Punjab is the richest state of India. It has attained the remarkable growth since independence (Bhalla 1995). Punjab is remarkable for its plantations and agricultural activities. The major agricultural products in the state comprise of wheat, maize, rice, and bajra.
The population of Punjab is constantly growing. In 2001, the population was estimated to be 24.3 million. However, on January 2011, the number increased to 27.7 million. There are approximately 1.4 million of males and 1.3 females.
The rapid growth of agriculture has had a large impact on the entire economy, especially the agro industries that supply both current and capital inputs and that process agricultural produce. In these latter days, there is a growing disturbance in Punjab about the massive inrush of Hindu laborers from other Indian states. Around 20% of total population in Punjab is migratory from Bihar, Uttar Pradesh and Orissa (Keshri et al. 2012). The migration is one of the reasons that cause the growth of population. Furthermore, religion and culture play the prominent role in the birth rate. The research has shown that the poverty can also be the reason of population growth. For example, poor people of Punjab believe that the more children they have the more money they will get in the future. One carpenter said “Maybe we will even be able to get some machinery with savings of the other sons. A rich man invests in his machines. We must invest in our children”.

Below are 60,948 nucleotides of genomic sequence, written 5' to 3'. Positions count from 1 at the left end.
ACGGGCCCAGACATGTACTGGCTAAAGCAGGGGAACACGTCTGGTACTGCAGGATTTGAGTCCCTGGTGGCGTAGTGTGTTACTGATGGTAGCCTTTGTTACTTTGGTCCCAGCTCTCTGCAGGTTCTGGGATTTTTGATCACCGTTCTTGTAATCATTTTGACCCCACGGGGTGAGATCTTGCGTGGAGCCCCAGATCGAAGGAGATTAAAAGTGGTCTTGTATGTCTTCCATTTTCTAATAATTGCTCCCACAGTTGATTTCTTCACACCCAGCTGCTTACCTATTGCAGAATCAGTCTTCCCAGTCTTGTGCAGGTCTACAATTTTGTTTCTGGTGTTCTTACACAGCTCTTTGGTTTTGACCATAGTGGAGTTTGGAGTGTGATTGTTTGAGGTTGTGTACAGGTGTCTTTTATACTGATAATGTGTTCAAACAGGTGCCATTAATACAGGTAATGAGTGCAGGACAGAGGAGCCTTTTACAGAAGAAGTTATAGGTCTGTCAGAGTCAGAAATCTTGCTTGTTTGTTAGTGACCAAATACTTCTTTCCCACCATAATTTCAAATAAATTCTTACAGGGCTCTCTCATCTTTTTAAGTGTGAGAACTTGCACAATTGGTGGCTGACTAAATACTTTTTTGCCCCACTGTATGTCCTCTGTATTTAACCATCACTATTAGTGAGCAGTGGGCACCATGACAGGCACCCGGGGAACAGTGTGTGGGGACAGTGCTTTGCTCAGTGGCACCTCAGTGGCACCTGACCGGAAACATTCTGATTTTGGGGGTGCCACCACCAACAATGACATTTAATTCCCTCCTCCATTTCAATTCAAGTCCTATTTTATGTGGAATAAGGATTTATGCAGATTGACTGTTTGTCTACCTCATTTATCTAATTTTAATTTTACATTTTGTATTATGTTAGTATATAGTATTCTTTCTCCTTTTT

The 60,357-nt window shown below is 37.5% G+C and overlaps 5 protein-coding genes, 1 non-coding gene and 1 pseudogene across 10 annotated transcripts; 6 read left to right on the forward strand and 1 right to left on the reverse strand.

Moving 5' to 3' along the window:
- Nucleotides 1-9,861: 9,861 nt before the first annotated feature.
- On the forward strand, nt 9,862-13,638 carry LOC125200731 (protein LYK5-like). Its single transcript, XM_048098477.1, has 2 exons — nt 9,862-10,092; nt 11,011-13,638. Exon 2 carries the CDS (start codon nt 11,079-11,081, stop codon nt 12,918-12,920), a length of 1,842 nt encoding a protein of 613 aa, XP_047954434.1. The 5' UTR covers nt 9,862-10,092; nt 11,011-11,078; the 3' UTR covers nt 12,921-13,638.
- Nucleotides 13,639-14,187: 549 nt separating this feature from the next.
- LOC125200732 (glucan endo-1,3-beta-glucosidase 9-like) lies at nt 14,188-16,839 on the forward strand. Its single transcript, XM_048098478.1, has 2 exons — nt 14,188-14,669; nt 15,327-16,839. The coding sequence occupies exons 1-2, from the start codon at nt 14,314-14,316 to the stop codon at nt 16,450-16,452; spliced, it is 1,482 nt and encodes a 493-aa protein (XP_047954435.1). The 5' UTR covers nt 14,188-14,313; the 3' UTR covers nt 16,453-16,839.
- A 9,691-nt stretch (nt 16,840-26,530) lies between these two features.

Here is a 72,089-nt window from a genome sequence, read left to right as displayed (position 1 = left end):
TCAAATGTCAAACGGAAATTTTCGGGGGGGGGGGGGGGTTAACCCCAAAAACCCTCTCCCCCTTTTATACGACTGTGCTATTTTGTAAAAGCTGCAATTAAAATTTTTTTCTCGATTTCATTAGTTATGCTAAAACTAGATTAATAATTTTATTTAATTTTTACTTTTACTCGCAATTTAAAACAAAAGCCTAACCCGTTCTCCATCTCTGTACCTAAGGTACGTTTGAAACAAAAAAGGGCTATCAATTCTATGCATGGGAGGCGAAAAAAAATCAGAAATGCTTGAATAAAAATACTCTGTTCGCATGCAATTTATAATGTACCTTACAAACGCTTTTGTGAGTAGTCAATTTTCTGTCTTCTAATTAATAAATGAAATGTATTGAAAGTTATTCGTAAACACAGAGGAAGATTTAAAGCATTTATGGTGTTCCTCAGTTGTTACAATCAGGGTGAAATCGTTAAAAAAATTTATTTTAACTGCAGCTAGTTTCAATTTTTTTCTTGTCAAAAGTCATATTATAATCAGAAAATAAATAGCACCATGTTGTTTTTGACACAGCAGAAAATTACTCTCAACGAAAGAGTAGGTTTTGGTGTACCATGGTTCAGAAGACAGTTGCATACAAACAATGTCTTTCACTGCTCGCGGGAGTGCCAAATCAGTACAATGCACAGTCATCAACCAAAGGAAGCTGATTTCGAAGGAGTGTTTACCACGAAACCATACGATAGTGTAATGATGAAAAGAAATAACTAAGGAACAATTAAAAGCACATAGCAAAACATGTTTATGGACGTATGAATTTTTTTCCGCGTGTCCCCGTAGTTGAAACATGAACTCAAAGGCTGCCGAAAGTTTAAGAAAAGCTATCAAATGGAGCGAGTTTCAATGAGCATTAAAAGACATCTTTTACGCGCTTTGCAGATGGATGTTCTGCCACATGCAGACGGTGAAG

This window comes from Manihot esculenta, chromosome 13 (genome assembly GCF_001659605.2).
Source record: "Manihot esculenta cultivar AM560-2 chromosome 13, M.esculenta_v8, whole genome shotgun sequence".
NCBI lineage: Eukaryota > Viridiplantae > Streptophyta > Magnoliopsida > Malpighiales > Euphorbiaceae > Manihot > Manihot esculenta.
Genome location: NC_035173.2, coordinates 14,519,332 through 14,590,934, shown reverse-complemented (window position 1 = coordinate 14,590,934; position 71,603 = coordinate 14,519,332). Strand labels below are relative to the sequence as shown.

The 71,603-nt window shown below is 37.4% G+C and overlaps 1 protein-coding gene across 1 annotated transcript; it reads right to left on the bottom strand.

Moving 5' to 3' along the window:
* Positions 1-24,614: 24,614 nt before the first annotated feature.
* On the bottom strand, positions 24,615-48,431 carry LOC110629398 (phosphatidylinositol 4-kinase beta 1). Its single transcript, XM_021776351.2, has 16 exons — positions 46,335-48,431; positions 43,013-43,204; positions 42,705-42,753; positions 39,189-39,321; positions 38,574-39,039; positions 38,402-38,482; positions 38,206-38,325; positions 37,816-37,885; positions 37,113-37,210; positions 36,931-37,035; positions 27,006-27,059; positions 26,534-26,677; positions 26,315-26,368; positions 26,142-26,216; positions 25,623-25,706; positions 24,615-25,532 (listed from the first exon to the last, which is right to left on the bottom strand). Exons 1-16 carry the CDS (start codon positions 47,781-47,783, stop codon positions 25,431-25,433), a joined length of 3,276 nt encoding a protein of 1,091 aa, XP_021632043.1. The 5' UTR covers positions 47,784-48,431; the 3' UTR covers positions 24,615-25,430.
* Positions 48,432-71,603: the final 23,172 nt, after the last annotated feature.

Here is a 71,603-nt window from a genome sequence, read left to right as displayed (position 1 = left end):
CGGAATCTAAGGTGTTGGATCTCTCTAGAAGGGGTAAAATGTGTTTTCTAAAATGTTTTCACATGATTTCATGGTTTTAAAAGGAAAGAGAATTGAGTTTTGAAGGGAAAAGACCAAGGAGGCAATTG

The population growth results in increasing pressure on land and exert the influence on the fragmentation of land. “Low productivity of small land holders leads to poverty, low energy intake and under nutrition, and this, in turn, prevents the development thus creating a vicious circle”. The land becomes exhausted; therefore, agriculture becomes a non-profit occupation. In India, 20 thousand farmers die by their own hands annually, because of despair over high debt and failing crops. “In Punjab, the yield from one hectare has dropped from 4,700 to 4,000 kg a hectare in two decades” (Sangra 2010). The situation is growing worse. The harvests in many states of Punjab are facing a decline and have reached the peak levels.
The scientist declare that the growth of population in Punjab will sooner or later lead to a “total collapse in the entire farming sector if no rapid remedial measures are taken”.